Trappers Point project wins engineering award
The Wyoming Engineering Society has named WYDOT’s Trappers Point wildlife crossing project its 2012 President’s Project of the Year.
District 3 Construction Engineer Ted Wells accepted the award on behalf of WYDOT and all the contributing agencies during the WES annual convention Feb. 8 in Casper.
The project included design and construction of two overpasses and six underpasses on a 12-mile section of WYO 191 west of Pinedale to provide safe crossings for pronghorn, deer and other wildlife.
It was initiated and funded by WYDOT, designed by WYDOT and Valley West Engineering of Jackson and built by Reiman Corp. of Cheyenne.
The Wyoming Game and Fish Department, U.S. Bureau of Land Management, Bridger-Teton National Forest and Upper Green River Cattle Association also collaborated on the project to improve safety on the highway.
The Trappers Point project has previously been honored with awards from the National Parks Conservation Association and the Federal Highway Administration.
WYO 191 crosses an ancient migration route for pronghorn traveling between winter range in the high desert south of Pinedale and summer range in Grand Teton National Park, the second-longest wildlife migration route in the Western Hemisphere.
The route is also heavily used by deer, and hundreds of animals have died there annually in collisions with vehicles. The combined loss of wildlife and property damage to vehicles was estimated at nearly $4.1 million from 2005 through 2009.
The savings from reducing wildlife deaths and damage to vehicles is expected to exceed the project cost of $9.7 million in 12 years.
Evidence of the success of the project began to appear while construction was still in progress. As work on the walls and final grading were being completed last fall, pronghorn began taking advantage of workers’ lunch breaks to race across the overpasses.
“The Trappers Point overpass is so well designed and so well suited to accommodate pronghorn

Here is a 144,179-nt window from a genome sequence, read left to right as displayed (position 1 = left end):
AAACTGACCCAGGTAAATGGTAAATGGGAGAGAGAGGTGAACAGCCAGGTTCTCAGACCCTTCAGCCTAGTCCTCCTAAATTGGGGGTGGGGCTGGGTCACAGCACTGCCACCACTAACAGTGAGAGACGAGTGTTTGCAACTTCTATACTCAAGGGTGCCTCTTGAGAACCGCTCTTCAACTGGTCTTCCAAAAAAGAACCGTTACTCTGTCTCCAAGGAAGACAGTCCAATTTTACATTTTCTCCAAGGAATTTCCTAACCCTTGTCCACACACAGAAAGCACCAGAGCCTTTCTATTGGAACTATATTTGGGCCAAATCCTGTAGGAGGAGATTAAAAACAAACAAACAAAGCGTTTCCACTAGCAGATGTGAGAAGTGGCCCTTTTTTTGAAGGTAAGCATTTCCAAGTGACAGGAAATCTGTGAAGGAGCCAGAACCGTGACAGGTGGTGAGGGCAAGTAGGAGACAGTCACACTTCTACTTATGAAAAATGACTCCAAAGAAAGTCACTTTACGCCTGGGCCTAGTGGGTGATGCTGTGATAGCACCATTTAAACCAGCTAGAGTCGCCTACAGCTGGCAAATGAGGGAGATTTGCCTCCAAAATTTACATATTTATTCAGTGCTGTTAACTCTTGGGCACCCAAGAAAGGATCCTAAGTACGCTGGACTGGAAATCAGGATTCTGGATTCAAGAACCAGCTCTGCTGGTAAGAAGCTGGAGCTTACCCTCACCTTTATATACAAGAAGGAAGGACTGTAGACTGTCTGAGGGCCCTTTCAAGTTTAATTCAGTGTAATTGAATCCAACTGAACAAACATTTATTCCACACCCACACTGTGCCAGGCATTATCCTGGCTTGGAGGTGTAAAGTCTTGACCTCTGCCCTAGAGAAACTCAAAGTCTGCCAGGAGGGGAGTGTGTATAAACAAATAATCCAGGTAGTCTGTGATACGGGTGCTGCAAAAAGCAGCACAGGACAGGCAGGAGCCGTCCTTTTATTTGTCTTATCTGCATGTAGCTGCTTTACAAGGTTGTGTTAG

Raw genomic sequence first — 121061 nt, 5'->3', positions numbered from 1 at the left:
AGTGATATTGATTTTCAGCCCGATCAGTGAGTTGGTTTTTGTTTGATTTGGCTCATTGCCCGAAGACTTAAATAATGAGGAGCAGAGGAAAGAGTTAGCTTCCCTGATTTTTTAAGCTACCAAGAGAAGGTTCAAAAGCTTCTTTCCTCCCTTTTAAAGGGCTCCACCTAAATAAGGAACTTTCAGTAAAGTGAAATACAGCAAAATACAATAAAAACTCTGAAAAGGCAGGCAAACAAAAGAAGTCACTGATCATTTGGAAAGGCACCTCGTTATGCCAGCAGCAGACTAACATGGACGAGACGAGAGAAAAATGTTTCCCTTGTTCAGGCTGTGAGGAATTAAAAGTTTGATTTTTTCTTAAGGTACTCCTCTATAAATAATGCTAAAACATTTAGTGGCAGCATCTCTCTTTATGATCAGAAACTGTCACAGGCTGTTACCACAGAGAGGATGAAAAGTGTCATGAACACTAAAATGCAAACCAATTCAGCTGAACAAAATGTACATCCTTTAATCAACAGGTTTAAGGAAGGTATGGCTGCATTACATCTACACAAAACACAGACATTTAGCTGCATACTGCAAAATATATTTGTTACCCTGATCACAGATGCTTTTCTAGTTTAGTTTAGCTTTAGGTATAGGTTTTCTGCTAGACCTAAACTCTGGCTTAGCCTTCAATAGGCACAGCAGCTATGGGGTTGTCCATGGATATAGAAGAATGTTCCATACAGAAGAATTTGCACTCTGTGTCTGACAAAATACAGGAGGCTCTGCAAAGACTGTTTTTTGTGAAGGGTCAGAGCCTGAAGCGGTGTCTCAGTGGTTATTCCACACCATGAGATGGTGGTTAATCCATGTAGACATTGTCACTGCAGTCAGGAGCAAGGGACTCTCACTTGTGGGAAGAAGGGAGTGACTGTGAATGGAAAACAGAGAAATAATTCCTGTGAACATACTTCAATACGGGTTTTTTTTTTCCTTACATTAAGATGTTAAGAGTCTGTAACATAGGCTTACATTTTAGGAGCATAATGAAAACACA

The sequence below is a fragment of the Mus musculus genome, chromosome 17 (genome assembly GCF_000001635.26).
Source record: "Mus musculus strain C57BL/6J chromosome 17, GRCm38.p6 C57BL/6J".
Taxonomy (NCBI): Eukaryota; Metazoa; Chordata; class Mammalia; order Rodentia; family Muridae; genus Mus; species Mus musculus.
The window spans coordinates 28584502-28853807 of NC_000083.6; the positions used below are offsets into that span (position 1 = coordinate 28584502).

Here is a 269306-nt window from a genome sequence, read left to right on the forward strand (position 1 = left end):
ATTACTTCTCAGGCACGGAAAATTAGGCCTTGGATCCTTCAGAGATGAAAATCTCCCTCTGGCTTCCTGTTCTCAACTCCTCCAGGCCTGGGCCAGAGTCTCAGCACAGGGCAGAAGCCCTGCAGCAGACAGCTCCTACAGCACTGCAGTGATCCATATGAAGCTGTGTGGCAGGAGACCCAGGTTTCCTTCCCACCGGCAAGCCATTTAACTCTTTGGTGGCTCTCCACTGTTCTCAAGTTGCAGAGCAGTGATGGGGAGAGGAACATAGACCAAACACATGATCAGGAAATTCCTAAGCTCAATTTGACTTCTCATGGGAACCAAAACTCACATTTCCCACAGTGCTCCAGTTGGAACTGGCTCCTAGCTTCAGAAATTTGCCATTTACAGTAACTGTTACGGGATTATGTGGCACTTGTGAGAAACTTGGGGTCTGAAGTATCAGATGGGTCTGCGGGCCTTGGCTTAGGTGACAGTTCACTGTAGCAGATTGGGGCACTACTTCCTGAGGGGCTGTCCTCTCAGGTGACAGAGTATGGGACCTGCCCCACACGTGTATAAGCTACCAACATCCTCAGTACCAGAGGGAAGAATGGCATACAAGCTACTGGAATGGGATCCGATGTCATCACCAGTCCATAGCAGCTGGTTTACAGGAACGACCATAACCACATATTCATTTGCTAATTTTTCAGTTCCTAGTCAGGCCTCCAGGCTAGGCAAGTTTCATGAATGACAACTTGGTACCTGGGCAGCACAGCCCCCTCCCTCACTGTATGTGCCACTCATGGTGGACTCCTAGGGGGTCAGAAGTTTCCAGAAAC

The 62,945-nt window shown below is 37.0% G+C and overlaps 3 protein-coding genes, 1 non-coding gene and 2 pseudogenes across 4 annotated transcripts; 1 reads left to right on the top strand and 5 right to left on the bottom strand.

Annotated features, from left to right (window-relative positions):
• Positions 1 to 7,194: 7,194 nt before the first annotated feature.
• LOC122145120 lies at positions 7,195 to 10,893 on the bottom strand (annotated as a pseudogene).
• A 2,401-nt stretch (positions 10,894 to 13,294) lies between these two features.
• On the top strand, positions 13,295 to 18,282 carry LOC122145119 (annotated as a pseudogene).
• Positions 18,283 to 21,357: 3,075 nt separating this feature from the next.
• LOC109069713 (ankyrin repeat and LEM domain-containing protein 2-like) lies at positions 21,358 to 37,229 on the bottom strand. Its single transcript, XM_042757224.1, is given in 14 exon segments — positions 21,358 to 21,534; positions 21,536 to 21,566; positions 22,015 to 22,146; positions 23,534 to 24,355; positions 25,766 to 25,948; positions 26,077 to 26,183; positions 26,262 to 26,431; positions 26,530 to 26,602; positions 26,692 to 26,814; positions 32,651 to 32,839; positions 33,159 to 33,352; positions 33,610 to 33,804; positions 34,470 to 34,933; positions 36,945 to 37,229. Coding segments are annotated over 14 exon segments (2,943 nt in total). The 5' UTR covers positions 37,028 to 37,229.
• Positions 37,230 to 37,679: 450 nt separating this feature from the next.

migration, that we observed pronghorn using the overpass even before completion,” said Jeff Burrell, Northern Rockies program coordinator for the Wildlife Conservation Society. “During this fall's migration, our scientists observed thousands of pronghorn using the Trappers Point overpass, as well as mule deer and other species using the underpasses. This is the best testimony for the outstanding design of these structures.”
The two wildlife overpasses are the first built in Wyoming, and were designed primarily for pronghorn, which are reluctant to use underpasses. About 30 miles of special fencing was installed to direct animals to the safe crossings.
The overpasses mark the first time WYDOT has placed long-span precast-concrete arch culverts over a highway, essentially creating a tunnel. The arch culverts allowed for creation of a more natural crossing for the wildlife with high earth berms connecting the ridge tops on both sides of the highway. The earth berms are supported on each end of the tunnel by large precast-panel retaining walls built higher and more perpendicular than WYDOT’s previous use of the walls.
The use of the arch culverts made it possible to build the overpasses within the existing highway right of way.
The President’s Project of the Year award is sponsored annually by the Wyoming Engineering Society to recognize excellence in engineering and surveying projects that benefit Wyoming residents.